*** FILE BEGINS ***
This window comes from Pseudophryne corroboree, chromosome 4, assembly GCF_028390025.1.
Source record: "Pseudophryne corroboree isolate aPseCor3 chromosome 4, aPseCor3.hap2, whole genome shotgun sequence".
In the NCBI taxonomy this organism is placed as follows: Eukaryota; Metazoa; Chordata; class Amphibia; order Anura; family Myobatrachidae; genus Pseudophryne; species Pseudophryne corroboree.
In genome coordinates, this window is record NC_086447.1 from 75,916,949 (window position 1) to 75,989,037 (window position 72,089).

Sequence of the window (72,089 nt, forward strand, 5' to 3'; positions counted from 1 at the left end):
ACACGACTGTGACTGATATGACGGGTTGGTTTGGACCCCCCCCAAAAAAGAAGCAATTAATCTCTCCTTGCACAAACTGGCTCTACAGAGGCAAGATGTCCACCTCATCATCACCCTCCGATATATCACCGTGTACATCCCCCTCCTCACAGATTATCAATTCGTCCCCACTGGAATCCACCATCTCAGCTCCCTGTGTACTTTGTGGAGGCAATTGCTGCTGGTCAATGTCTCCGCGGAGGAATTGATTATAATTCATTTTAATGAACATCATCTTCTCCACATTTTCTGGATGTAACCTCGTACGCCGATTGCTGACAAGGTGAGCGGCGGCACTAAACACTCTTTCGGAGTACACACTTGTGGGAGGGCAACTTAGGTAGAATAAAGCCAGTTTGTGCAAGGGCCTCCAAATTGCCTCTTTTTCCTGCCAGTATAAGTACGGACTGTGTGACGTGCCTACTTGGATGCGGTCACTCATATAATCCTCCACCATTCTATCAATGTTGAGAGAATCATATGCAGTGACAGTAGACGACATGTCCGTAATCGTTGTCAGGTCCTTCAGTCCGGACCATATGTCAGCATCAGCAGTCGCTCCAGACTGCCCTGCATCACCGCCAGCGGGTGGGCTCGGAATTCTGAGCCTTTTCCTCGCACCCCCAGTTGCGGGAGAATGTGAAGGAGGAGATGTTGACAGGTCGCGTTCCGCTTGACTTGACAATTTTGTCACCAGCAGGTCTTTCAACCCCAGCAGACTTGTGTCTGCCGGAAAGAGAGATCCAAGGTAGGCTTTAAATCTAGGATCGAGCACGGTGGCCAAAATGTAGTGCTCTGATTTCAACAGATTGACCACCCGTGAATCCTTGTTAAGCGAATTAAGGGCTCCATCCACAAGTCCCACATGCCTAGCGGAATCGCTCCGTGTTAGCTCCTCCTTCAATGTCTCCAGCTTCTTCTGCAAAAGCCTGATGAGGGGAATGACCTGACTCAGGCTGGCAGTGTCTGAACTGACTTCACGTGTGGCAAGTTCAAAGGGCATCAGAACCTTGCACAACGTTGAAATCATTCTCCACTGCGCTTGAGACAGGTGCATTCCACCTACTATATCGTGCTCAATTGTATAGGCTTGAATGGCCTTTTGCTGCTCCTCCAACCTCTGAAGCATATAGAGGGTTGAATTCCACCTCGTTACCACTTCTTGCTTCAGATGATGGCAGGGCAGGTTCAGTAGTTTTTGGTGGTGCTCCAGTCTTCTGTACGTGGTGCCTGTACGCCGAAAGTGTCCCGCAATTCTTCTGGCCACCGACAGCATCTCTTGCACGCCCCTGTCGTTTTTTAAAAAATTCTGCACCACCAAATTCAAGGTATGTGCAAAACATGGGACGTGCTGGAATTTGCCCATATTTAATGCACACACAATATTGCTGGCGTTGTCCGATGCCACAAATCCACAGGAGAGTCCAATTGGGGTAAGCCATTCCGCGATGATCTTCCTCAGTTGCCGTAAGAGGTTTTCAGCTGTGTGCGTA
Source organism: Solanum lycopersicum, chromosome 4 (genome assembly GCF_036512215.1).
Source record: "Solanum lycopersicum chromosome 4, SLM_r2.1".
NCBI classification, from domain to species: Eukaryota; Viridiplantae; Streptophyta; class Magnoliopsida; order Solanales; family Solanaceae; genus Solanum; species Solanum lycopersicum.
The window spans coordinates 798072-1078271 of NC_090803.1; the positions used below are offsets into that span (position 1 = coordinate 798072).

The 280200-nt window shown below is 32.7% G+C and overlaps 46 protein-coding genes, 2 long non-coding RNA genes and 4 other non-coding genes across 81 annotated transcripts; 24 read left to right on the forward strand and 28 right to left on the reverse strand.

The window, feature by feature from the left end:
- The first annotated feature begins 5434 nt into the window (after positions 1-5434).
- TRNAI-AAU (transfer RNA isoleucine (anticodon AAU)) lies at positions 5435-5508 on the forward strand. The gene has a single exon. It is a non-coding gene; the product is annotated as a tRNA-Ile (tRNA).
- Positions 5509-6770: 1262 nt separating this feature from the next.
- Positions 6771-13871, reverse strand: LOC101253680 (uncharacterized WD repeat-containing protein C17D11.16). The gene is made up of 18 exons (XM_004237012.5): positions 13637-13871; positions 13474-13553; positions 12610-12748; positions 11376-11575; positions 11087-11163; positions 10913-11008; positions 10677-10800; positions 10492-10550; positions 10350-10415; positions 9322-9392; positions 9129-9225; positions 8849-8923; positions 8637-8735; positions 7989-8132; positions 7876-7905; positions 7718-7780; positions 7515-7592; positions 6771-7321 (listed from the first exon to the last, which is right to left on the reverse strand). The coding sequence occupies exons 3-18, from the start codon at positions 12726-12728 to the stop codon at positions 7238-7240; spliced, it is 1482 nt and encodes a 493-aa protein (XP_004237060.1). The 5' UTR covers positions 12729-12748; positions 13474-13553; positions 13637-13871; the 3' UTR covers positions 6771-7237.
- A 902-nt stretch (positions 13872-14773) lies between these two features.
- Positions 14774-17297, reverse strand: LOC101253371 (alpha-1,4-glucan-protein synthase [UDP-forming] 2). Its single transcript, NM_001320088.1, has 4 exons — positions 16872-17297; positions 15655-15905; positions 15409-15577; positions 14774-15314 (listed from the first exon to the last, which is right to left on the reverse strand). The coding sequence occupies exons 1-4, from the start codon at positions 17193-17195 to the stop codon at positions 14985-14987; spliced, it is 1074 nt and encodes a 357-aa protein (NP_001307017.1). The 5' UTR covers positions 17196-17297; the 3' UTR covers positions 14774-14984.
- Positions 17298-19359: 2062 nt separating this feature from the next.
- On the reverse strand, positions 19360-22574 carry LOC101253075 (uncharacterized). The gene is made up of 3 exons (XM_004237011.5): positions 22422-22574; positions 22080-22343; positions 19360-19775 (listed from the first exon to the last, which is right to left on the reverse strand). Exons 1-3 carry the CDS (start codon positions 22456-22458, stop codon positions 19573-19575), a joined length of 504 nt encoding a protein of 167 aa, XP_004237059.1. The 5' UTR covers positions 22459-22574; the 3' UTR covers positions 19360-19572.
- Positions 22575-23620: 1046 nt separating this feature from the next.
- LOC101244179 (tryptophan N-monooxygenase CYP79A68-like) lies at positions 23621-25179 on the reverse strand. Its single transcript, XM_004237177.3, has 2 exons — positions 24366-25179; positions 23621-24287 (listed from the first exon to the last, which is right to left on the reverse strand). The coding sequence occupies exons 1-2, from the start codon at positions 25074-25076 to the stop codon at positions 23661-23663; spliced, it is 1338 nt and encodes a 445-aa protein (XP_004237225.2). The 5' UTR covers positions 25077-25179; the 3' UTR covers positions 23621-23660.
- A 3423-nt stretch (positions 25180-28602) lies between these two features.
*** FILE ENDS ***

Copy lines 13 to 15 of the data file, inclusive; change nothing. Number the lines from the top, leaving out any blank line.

- The first annotated feature begins 5434 nt into the window (after positions 1-5434).
- TRNAI-AAU (transfer RNA isoleucine (anticodon AAU)) lies at positions 5435-5508 on the forward strand. The gene has a single exon. It is a non-coding gene; the product is annotated as a tRNA-Ile (tRNA).
- Positions 5509-6770: 1262 nt separating this feature from the next.